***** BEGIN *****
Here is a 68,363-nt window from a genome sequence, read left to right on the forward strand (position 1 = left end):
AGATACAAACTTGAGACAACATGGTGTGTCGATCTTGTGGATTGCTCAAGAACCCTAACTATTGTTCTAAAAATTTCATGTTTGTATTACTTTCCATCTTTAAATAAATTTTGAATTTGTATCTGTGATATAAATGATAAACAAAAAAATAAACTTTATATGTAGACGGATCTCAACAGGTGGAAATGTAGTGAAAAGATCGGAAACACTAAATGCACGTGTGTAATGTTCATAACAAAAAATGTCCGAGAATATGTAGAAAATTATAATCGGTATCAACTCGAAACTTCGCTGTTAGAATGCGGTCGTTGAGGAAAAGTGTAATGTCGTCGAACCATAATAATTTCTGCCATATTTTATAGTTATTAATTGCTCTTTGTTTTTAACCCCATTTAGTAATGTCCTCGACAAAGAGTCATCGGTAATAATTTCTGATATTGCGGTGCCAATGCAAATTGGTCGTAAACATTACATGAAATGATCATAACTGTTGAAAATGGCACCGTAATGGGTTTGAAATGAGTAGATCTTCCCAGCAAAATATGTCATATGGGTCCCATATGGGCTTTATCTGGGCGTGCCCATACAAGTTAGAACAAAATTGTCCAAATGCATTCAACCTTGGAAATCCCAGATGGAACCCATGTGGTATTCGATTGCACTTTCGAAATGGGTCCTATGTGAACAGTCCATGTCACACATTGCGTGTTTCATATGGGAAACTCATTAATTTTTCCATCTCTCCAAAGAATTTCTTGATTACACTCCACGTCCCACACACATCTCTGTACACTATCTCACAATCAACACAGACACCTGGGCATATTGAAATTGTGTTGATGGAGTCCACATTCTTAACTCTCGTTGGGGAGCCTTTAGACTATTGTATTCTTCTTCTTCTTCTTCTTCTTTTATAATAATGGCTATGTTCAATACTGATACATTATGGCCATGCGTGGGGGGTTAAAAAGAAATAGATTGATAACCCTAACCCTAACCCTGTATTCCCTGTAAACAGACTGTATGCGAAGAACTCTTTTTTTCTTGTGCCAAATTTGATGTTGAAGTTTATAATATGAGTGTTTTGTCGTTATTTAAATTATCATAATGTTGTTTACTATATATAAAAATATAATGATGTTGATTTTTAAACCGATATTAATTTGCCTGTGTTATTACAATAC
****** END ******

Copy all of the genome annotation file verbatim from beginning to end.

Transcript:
Here is a 68,363-nt window from a genome sequence, read left to right on the forward strand (position 1 = left end):
AGATACAAACTTGAGACAACATGGTGTGTCGATCTTGTGGATTGCTCAAGAACCCTAACTATTGTTCTAAAAATTTCATGTTTGTATTACTTTCCATCTTTAAATAAATTTTGAATTTGTATCTGTGATATAAATGATAAACAAAAAAATAAACTTTATATGTAGACGGATCTCAACAGGTGGAAATGTAGTGAAAAGATCGGAAACACTAAATGCACGTGTGTAATGTTCATAACAAAAAATGTCCGAGAATATGTAGAAAATTATAATCGGTATCAACTCGAAACTTCGCTGTTAGAATGCGGTCGTTGAGGAAAAGTGTAATGTCGTCGAACCATAATAATTTCTGCCATATTTTATAGTTATTAATTGCTCTTTGTTTTTAACCCCATTTAGTAATGTCCTCGACAAAGAGTCATCGGTAATAATTTCTGATATTGCGGTGCCAATGCAAATTGGTCGTAAACATTACATGAAATGATCATAACTGTTGAAAATGGCACCGTAATGGGTTTGAAATGAGTAGATCTTCCCAGCAAAATATGTCATATGGGTCCCATATGGGCTTTATCTGGGCGTGCCCATACAAGTTAGAACAAAATTGTCCAAATGCATTCAACCTTGGAAATCCCAGATGGAACCCATGTGGTATTCGATTGCACTTTCGAAATGGGTCCTATGTGAACAGTCCATGTCACACATTGCGTGTTTCATATGGGAAACTCATTAATTTTTCCATCTCTCCAAAGAATTTCTTGATTACACTCCACGTCCCACACACATCTCTGTACACTATCTCACAATCAACACAGACACCTGGGCATATTGAAATTGTGTTGATGGAGTCCACATTCTTAACTCTCGTTGGGGAGCCTTTAGACTATTGTATTCTTCTTCTTCTTCTTCTTCTTTTATAATAATGGCTATGTTCAATACTGATACATTATGGCCATGCGTGGGGGGTTAAAAAGAAATAGATTGATAACCCTAACCCTAACCCTGTATTCCCTGTAAACAGACTGTATGCGAAGAACTCTTTTTTTCTTGTGCCAAATTTGATGTTGAAGTTTATAATATGAGTGTTTTGTCGTTATTTAAATTATCATAATGTTGTTTACTATATATAAAAATATAATGATGTTGATTTTTAAACCGATATTAATTTGCCTGTGTTATTACAATAC